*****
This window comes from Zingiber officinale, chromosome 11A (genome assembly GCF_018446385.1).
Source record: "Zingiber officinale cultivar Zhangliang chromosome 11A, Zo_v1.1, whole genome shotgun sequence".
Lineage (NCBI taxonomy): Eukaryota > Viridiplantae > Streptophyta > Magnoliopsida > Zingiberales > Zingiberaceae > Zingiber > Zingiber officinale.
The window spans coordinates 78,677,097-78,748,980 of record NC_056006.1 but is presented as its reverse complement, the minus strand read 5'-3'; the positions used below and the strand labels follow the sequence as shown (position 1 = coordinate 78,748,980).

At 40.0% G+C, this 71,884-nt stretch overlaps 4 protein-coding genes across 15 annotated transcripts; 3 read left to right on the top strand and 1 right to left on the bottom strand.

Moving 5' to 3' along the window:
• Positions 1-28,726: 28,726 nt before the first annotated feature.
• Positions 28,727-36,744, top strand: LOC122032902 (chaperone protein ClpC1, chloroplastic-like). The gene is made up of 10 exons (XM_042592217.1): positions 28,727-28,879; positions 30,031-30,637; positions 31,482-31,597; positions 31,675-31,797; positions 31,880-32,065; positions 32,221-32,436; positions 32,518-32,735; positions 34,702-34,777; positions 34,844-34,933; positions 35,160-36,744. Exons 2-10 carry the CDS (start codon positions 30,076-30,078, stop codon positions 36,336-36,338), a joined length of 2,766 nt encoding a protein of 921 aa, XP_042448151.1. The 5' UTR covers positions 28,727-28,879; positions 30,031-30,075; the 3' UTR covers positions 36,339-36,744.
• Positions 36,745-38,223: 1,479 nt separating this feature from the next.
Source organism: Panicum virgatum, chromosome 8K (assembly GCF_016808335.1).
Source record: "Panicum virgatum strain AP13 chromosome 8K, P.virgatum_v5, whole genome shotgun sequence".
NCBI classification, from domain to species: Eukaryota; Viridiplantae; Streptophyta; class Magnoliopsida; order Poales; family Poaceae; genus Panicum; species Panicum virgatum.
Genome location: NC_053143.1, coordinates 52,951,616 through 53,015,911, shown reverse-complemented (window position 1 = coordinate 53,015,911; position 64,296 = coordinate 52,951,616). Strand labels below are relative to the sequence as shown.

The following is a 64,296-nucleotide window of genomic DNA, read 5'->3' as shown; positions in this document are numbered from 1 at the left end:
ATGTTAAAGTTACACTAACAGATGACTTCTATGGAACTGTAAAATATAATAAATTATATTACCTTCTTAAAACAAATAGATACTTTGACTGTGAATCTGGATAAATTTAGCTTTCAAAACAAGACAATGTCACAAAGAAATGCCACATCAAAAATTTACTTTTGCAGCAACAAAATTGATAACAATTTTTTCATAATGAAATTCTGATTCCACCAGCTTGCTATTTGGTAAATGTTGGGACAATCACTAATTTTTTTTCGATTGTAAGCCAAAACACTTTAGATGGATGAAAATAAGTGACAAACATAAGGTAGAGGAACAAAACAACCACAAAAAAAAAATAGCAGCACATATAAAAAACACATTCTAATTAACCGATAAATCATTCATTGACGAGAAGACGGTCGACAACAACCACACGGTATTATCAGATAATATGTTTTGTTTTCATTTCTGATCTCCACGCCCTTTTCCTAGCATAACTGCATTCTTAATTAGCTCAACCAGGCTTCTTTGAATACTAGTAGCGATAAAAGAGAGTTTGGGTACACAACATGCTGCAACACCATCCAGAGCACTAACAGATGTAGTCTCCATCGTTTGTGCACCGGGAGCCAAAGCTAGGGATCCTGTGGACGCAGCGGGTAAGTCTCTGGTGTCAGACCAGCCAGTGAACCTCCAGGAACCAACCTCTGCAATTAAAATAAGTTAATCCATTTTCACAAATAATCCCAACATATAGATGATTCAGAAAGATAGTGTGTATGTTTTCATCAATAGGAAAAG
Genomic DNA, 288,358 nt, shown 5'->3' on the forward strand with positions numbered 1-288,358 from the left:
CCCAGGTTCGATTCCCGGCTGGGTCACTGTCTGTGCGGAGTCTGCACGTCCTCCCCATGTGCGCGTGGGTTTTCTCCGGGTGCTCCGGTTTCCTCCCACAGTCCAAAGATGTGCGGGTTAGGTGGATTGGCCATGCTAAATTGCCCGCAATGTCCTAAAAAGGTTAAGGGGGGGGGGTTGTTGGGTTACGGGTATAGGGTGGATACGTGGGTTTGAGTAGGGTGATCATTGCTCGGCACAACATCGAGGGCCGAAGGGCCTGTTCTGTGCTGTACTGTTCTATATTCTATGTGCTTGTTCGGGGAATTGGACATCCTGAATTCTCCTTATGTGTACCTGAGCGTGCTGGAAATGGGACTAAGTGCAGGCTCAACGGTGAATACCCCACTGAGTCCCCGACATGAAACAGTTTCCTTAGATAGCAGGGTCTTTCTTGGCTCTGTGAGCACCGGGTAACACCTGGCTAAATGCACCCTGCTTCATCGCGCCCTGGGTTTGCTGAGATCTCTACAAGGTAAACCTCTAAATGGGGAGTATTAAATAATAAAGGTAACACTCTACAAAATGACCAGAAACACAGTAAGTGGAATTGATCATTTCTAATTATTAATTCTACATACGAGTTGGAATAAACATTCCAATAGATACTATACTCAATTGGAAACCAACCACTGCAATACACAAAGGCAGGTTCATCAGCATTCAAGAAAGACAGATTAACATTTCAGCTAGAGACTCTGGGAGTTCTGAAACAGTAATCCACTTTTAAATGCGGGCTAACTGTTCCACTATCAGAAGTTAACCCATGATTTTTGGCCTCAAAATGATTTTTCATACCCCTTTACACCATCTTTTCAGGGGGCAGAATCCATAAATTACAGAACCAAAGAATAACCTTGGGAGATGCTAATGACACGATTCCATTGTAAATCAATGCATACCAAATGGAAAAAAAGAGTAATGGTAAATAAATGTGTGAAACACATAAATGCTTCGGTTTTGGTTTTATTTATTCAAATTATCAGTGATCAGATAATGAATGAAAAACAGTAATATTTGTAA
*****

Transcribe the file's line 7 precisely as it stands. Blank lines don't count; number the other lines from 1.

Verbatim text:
• Positions 1-28,726: 28,726 nt before the first annotated feature.